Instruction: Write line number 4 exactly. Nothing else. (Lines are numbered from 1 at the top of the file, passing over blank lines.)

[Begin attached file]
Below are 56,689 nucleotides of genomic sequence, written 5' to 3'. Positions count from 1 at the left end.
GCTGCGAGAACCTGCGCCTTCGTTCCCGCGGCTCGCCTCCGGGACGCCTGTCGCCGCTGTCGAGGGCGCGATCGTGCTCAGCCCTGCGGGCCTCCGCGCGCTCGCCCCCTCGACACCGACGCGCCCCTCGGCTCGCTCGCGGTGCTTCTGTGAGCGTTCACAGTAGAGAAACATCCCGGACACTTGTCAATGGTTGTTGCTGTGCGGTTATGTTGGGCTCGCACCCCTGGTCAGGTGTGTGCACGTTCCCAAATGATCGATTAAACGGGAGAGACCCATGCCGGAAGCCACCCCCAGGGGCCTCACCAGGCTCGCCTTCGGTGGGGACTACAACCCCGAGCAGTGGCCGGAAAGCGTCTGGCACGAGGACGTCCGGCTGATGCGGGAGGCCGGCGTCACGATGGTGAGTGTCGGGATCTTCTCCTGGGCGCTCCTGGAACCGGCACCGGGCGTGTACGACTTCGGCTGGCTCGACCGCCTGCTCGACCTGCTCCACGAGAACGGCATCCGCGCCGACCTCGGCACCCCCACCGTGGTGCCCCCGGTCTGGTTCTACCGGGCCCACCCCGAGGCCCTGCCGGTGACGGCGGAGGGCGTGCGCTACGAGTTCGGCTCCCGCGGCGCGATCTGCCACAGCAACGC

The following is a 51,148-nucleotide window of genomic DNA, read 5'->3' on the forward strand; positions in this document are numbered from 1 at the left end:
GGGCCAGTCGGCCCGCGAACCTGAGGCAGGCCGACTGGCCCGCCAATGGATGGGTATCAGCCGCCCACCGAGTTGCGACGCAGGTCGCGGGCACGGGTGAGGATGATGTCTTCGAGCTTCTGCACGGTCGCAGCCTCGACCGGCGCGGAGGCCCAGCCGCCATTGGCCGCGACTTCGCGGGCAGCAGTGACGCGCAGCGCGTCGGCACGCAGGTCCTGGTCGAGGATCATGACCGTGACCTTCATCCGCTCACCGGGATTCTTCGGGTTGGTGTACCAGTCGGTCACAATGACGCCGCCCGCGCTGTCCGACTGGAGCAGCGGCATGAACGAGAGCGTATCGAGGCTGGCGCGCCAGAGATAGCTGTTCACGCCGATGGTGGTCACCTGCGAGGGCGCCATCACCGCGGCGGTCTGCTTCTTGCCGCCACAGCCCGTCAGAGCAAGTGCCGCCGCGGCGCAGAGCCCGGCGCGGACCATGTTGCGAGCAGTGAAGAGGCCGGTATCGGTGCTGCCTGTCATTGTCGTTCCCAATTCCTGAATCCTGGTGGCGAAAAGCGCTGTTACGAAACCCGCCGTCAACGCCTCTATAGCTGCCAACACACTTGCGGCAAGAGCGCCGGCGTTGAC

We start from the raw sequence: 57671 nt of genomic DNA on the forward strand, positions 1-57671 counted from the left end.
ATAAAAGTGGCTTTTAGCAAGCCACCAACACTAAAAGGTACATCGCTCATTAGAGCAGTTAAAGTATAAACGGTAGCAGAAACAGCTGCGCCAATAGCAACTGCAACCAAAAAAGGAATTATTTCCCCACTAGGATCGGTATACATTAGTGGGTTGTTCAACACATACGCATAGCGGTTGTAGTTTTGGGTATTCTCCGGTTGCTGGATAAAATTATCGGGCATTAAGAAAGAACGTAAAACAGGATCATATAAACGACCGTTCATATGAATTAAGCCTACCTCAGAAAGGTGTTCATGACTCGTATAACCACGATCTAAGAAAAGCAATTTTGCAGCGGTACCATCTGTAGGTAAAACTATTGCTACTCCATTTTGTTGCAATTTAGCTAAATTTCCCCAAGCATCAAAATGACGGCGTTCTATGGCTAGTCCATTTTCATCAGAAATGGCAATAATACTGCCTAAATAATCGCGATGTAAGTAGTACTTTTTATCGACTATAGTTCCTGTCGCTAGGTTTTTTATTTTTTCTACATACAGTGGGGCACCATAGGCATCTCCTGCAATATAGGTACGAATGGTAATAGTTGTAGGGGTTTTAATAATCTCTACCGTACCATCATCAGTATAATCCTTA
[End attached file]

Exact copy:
GGGCCAGTCGGCCCGCGAACCTGAGGCAGGCCGACTGGCCCGCCAATGGATGGGTATCAGCCGCCCACCGAGTTGCGACGCAGGTCGCGGGCACGGGTGAGGATGATGTCTTCGAGCTTCTGCACGGTCGCAGCCTCGACCGGCGCGGAGGCCCAGCCGCCATTGGCCGCGACTTCGCGGGCAGCAGTGACGCGCAGCGCGTCGGCACGCAGGTCCTGGTCGAGGATCATGACCGTGACCTTCATCCGCTCACCGGGATTCTTCGGGTTGGTGTACCAGTCGGTCACAATGACGCCGCCCGCGCTGTCCGACTGGAGCAGCGGCATGAACGAGAGCGTATCGAGGCTGGCGCGCCAGAGATAGCTGTTCACGCCGATGGTGGTCACCTGCGAGGGCGCCATCACCGCGGCGGTCTGCTTCTTGCCGCCACAGCCCGTCAGAGCAAGTGCCGCCGCGGCGCAGAGCCCGGCGCGGACCATGTTGCGAGCAGTGAAGAGGCCGGTATCGGTGCTGCCTGTCATTGTCGTTCCCAATTCCTGAATCCTGGTGGCGAAAAGCGCTGTTACGAAACCCGCCGTCAACGCCTCTATAGCTGCCAACACACTTGCGGCAAGAGCGCCGGCGTTGAC